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Schools that admitted your B+/A- students?

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Replies to: Schools that admitted your B+/A- students?

  • momtogirls2momtogirls2 Registered User Posts: 137 Junior Member
    Eastern CT State University is another school that MA residents pay a reduced tuition.
  • mathmommathmom Registered User Posts: 29,327 Senior Member
    Any reason WPI isn't on your list of schools to look at? (Probably not a candidate for merit.)

    I also thought if he's willing to go far afield Colorado School of Mines might be a possibility.
  • MomtoAndrew2018MomtoAndrew2018 Registered User Posts: 159 Junior Member
    edited July 13
    @thumper1 I know. :) I don't think it is fair for him to think negatively about U Maine due to a few bad apples he knew from HS, but you know how kids are like sometimes. If he is not crazy about the school, I can't make him. I have to say though - the COA of 26k per year??? Wow - what a bargain. My wallet would be very happy if he is willing to go there.

    How is U Maine's reputation for STEM majors?
  • thumper1thumper1 Registered User Posts: 62,573 Senior Member
    Sample of one. One of our close relatives spent two years at rose Hulman and transferred to U Maine where he finished an engineering degree. He was pleased...and has done well.
  • MomtoAndrew2018MomtoAndrew2018 Registered User Posts: 159 Junior Member
    edited July 13
    @mathmom WPI is a reach for S based on what I see in Naviance. He is way below average. WPI is also too small of a school for S's taste. Plus he has other 'reach' schools he is more interested in (knowing fully he might not get into any of them).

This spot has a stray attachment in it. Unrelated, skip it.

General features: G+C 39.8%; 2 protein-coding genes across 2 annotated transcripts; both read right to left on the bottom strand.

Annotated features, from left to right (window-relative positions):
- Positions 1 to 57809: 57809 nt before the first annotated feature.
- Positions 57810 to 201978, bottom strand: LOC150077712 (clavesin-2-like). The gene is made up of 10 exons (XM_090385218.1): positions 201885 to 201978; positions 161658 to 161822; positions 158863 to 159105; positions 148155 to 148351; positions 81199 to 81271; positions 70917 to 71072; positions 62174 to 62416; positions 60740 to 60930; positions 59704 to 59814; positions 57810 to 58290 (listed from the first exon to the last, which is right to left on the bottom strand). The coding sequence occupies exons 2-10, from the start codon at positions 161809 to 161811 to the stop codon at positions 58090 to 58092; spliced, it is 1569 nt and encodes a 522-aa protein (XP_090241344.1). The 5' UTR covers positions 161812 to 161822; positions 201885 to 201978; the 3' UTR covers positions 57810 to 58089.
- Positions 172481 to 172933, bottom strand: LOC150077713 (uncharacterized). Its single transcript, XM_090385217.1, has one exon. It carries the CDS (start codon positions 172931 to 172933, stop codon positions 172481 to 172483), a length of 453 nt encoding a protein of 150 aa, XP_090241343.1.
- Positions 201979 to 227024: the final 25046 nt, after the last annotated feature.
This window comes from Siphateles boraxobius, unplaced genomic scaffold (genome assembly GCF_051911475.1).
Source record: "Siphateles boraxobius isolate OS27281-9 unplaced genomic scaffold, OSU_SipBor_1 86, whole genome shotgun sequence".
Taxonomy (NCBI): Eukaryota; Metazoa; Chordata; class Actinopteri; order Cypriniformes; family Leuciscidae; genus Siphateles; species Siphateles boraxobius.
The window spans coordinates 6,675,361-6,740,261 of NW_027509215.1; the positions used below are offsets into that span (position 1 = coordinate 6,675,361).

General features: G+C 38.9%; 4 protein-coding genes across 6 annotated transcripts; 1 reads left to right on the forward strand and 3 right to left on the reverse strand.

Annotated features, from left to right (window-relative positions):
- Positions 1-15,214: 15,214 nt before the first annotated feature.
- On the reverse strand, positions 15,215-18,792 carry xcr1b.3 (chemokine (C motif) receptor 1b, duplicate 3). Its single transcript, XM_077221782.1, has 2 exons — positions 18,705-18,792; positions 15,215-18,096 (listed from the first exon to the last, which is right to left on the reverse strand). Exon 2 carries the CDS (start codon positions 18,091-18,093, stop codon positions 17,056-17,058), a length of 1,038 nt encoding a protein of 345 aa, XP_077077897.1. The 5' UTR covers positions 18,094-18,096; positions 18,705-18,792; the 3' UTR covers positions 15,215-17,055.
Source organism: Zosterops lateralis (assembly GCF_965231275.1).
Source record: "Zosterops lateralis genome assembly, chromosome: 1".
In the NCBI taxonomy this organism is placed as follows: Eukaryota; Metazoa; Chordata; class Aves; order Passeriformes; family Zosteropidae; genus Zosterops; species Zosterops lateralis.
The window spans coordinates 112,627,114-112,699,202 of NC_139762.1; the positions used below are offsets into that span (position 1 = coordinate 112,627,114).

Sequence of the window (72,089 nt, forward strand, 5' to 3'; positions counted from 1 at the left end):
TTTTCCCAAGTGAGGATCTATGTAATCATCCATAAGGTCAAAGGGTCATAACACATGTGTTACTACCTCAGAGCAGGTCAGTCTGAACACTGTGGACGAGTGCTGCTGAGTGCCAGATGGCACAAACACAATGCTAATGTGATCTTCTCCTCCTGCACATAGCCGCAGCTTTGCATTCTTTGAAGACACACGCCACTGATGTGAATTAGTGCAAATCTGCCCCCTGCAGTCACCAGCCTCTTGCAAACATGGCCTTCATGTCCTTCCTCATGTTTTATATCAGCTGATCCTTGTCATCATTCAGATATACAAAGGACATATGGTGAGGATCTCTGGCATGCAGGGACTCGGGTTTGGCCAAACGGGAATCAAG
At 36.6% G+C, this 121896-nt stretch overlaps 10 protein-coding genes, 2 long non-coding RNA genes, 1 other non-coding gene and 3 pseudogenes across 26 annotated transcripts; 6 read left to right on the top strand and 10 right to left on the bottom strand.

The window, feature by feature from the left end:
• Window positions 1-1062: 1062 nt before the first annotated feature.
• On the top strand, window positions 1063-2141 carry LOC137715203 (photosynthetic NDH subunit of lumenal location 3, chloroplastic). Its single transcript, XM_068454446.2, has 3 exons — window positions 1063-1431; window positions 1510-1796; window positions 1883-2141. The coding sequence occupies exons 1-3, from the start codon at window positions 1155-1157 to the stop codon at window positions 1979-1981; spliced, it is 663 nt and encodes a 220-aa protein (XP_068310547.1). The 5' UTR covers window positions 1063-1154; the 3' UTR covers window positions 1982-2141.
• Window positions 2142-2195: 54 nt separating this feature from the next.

• MomtoAndrew2018MomtoAndrew2018 Registered User Posts: 159 Junior Member
    @NEPatsGirl Thank you!

    >>> He may well get into the honors program at UMass. Don't discount the ACT, its a different test but he could score a tier higher than the 1300 SAT, you never know. Do the other state schools have good CS programs? Could he start at one for two years and transfer in to UMA?

    For some reason I missed your post yesterday. You got my hope up! Let's see how well S does on ACT practice tests. The next ACT test is in September. so we will see.

    I really don't know if any other state schools are worth looking at for CS. Perhaps UMass Lowell - but hopefully we don't have to resort to going somewhere as a stepping stone for UMA.
  • NEPatsGirlNEPatsGirl Registered User Posts: 2,052 Senior Member
    UMassAmherst allows early applications which can really lessen the stress of applications. My D was accepted into the BioTap early but chose another school.
  • MomtoAndrew2018MomtoAndrew2018 Registered User Posts: 159 Junior Member
    Yes, we will do EA for UMass Amherst. That is what I heard too.
  • TomSrOfBostonTomSrOfBoston Registered User Posts: 10,832 Senior Member